Skagway, a port of call on a Disney Cruise Line Alaska Cruise vacation, is a city on the south coast of Alaska located near the north end of the Lynn Canal in the Alaskan Panhandle. The city is renowned for unspoiled natural beauty and a storied history steeped in the Klondike Gold Rush of the late 1880s.
Things to See and Do
Known as the "Gateway to the Klondike," Skagway celebrates its place as the one-time threshold of the late 19th-century Klondike Gold Rush with several must-see destinations designed with the entire family in mind.
The Klondike Gold Rush National Historic Park offers Guests the unique opportunity to embark on a walking tour of some of the downtown locales frequented by the thousands of prospectors and miners that made their way through Skagway. Guests can even embark on a hike along the White Pass Trail, the main passage trekked during the Gold Rush.
Adventure seekers will want to take a ride along the late19th-century White Pass & Yukon Route Railroad and travel the very same route in a vintage train car that the miners of yesteryear traveled in as they set out in search of gold. Named an International Historic Civil Engineering Landmark, the train takes Guests through steep climbs and cliff-hanging turns, through tunnels and atop towering bridges, past glaciers and picture-perfect waterfalls.
The Skagway Museum and Archives displays a diverse collection of age-old treasures from the town's illustrious history, wonderfully curated in a historic granite building. And along the scenic Chilkoot Trail, hundreds of relics of the past rest untouched for all to see. From age-old old pick axes to decrepit wagon wheels, these tools of the gold-mining trade were ditched by the original miners and left to history.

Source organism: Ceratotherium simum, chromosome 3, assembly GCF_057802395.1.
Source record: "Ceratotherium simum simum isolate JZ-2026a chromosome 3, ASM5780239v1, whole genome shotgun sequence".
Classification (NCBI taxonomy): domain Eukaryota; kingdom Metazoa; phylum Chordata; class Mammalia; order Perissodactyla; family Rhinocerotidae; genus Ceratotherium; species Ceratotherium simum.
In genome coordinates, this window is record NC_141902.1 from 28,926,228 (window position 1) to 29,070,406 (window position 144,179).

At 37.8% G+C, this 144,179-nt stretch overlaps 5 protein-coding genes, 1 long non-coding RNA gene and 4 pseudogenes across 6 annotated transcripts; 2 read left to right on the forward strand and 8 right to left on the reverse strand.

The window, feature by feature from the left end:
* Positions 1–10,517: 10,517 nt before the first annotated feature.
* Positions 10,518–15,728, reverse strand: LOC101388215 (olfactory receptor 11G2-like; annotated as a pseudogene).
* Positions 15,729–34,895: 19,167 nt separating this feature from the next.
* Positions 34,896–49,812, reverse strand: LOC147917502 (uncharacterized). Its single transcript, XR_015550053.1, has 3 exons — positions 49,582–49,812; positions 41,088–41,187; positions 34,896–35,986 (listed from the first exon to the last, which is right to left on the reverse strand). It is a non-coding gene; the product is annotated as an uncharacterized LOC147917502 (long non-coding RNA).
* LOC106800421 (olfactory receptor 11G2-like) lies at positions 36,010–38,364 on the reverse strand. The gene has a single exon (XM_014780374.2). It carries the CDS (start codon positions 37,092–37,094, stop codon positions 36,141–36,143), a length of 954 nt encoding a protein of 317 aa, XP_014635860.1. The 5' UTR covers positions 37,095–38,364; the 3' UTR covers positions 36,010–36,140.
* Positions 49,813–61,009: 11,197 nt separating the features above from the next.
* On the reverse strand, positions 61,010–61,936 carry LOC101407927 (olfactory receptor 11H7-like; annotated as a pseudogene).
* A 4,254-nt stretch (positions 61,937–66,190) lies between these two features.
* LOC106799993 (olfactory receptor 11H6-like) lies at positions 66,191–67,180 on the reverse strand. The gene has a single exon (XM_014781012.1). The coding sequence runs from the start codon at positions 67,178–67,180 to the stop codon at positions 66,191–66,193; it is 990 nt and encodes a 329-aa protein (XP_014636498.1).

Local Culture and Flavor
Known for its legendary seat during the Gold Rush boom, Skagway is a sleepy town frozen in time. A plethora of magnificent albeit quaint landmark buildings along the main thoroughfare in town, Broadway Street, help to illustrate what life was like during Skagway's heyday, when opportunity and riches were as easy to find as the gold that everyone was searching for. Walking along this historic 7-block stretch, don't be surprised it you bump into residents wearing late 19th-century attire from when the town came into prominence.
Past and Present
Originally home to the Chilkoots and Chilkats Native Americans, Skagway came to prominence when gold was discovered approximately 600 miles along the Klondike River at Rabbit Creek in 1896 setting off what would be known as the Klondike Gold Rush of the 1890s. During this time, hundreds of thousands of gold prospectors settled into the area in search of fortune. Because of its proximity to the Yukon where gold was plentiful, Skagway acted as the gateway to the treasure, and the town grew both in size and structure because of this sudden economic boom. By 1899, gold rush fever had passed.
Today, Skagway with its sweeping mountain and river views is a city of approximately 800 residents that embraces its place in American history. Ironically, it wasn't the gold that made Skagway rich but rather the tourism of that time that came soon afterward and remains to this day.
Fun Facts & Tips
Skagway is also part of the setting for Jack London's book The Call of the Wild.
During the early 1900s, Skagway was known as the "Gateway to the Klondike."
Skagway, Alaska was incorporated on June 28, 1900.